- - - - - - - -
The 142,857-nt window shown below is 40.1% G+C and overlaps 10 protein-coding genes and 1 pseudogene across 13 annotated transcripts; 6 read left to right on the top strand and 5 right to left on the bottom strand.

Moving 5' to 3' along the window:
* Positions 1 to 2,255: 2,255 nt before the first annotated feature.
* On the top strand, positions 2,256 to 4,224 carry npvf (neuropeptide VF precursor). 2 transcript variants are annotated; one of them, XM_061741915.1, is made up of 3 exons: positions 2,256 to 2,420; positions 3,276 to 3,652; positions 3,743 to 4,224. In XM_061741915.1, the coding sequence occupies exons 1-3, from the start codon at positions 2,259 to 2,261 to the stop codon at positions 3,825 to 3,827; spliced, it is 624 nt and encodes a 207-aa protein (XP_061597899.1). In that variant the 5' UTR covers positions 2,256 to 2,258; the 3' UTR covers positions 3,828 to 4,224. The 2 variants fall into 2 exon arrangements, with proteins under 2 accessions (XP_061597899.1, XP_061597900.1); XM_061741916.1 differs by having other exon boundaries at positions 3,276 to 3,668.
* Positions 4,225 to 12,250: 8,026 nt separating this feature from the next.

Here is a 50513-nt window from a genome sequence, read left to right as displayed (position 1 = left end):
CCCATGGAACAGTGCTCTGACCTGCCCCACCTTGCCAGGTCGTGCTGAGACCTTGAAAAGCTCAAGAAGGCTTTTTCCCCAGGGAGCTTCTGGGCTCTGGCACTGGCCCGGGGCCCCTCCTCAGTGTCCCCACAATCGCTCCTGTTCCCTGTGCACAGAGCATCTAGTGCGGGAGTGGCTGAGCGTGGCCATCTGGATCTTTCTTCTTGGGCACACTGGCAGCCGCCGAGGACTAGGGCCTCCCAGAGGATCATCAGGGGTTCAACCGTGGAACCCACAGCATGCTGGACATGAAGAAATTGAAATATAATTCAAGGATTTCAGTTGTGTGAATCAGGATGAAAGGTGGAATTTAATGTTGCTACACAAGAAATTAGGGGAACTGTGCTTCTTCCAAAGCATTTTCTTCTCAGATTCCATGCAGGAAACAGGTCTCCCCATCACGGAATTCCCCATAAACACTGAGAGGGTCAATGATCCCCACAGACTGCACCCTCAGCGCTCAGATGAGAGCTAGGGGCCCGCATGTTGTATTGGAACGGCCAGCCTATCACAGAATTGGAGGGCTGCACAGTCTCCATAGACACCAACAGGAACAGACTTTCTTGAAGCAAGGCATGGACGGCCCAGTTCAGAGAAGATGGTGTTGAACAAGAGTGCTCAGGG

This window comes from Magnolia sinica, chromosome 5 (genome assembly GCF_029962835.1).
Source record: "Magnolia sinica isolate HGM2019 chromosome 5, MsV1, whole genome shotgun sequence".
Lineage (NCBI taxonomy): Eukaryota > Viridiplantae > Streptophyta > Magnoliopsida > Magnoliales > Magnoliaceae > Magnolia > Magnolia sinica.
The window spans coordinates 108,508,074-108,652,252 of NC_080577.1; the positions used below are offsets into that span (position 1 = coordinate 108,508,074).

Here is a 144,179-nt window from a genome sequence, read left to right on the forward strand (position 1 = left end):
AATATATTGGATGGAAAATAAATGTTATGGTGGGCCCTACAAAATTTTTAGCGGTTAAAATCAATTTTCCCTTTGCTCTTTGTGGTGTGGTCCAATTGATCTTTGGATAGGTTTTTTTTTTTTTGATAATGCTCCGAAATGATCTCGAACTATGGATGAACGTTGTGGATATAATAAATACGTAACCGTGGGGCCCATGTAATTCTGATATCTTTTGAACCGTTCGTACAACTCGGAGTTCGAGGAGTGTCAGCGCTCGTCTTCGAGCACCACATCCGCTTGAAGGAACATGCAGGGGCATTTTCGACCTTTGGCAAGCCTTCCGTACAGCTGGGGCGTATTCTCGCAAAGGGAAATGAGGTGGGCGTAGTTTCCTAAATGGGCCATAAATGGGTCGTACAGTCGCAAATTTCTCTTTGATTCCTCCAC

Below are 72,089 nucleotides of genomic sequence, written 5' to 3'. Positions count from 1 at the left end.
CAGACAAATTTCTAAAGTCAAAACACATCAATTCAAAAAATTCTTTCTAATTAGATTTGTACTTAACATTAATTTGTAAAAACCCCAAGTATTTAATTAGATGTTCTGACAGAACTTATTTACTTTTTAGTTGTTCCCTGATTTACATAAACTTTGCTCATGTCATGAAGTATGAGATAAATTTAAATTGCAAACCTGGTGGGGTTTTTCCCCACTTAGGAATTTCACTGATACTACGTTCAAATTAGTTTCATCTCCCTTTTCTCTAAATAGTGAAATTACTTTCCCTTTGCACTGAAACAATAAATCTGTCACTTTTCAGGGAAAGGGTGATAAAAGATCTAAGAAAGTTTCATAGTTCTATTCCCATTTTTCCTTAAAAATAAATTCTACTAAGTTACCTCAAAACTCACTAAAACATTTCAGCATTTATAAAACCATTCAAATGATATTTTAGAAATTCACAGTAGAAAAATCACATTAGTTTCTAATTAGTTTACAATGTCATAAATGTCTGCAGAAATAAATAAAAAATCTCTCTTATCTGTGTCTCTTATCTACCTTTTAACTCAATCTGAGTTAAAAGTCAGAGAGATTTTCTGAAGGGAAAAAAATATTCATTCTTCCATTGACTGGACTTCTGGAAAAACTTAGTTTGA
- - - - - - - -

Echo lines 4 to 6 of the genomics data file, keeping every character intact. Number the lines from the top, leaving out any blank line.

* On the top strand, positions 2,256 to 4,224 carry npvf (neuropeptide VF precursor). 2 transcript variants are annotated; one of them, XM_061741915.1, is made up of 3 exons: positions 2,256 to 2,420; positions 3,276 to 3,652; positions 3,743 to 4,224. In XM_061741915.1, the coding sequence occupies exons 1-3, from the start codon at positions 2,259 to 2,261 to the stop codon at positions 3,825 to 3,827; spliced, it is 624 nt and encodes a 207-aa protein (XP_061597899.1). In that variant the 5' UTR covers positions 2,256 to 2,258; the 3' UTR covers positions 3,828 to 4,224. The 2 variants fall into 2 exon arrangements, with proteins under 2 accessions (XP_061597899.1, XP_061597900.1); XM_061741916.1 differs by having other exon boundaries at positions 3,276 to 3,668.
* Positions 4,225 to 12,250: 8,026 nt separating this feature from the next.

Here is a 50513-nt window from a genome sequence, read left to right as displayed (position 1 = left end):